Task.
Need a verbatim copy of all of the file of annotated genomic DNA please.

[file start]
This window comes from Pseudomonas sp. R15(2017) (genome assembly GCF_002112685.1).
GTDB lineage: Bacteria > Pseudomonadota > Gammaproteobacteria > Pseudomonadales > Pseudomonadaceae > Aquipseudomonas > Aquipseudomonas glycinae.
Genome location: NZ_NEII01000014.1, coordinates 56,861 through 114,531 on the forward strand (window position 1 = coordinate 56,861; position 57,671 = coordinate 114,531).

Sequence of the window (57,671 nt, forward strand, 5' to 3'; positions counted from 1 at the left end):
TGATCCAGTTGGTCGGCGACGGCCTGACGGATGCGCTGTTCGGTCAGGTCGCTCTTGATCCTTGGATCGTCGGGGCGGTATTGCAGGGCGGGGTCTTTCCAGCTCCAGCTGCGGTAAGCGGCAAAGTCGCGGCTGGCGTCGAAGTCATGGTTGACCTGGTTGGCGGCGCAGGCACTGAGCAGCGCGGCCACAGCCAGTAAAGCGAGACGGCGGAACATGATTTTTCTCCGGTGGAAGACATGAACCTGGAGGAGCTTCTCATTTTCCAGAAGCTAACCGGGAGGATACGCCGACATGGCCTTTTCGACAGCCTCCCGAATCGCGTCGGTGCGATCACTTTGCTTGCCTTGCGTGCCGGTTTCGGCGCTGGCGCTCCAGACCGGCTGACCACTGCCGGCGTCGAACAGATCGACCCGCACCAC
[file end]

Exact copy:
This window comes from Pseudomonas sp. R15(2017) (genome assembly GCF_002112685.1).
GTDB lineage: Bacteria > Pseudomonadota > Gammaproteobacteria > Pseudomonadales > Pseudomonadaceae > Aquipseudomonas > Aquipseudomonas glycinae.
Genome location: NZ_NEII01000014.1, coordinates 56,861 through 114,531 on the forward strand (window position 1 = coordinate 56,861; position 57,671 = coordinate 114,531).

Sequence of the window (57,671 nt, forward strand, 5' to 3'; positions counted from 1 at the left end):
TGATCCAGTTGGTCGGCGACGGCCTGACGGATGCGCTGTTCGGTCAGGTCGCTCTTGATCCTTGGATCGTCGGGGCGGTATTGCAGGGCGGGGTCTTTCCAGCTCCAGCTGCGGTAAGCGGCAAAGTCGCGGCTGGCGTCGAAGTCATGGTTGACCTGGTTGGCGGCGCAGGCACTGAGCAGCGCGGCCACAGCCAGTAAAGCGAGACGGCGGAACATGATTTTTCTCCGGTGGAAGACATGAACCTGGAGGAGCTTCTCATTTTCCAGAAGCTAACCGGGAGGATACGCCGACATGGCCTTTTCGACAGCCTCCCGAATCGCGTCGGTGCGATCACTTTGCTTGCCTTGCGTGCCGGTTTCGGCGCTGGCGCTCCAGACCGGCTGACCACTGCCGGCGTCGAACAGATCGACCCGCACCAC